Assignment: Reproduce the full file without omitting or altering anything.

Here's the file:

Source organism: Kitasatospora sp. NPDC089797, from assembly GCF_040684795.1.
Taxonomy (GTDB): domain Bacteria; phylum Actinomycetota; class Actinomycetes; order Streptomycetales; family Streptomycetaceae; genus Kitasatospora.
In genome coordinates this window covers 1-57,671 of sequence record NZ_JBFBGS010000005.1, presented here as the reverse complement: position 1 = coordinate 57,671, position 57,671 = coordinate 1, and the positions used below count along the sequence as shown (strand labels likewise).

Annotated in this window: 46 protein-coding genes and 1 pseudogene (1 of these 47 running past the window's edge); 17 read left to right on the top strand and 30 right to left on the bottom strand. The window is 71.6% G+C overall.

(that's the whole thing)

Source organism: Kitasatospora sp. NPDC089797, from assembly GCF_040684795.1.
Taxonomy (GTDB): domain Bacteria; phylum Actinomycetota; class Actinomycetes; order Streptomycetales; family Streptomycetaceae; genus Kitasatospora.
In genome coordinates this window covers 1-57,671 of sequence record NZ_JBFBGS010000005.1, presented here as the reverse complement: position 1 = coordinate 57,671, position 57,671 = coordinate 1, and the positions used below count along the sequence as shown (strand labels likewise).

Annotated in this window: 46 protein-coding genes and 1 pseudogene (1 of these 47 running past the window's edge); 17 read left to right on the top strand and 30 right to left on the bottom strand. The window is 71.6% G+C overall.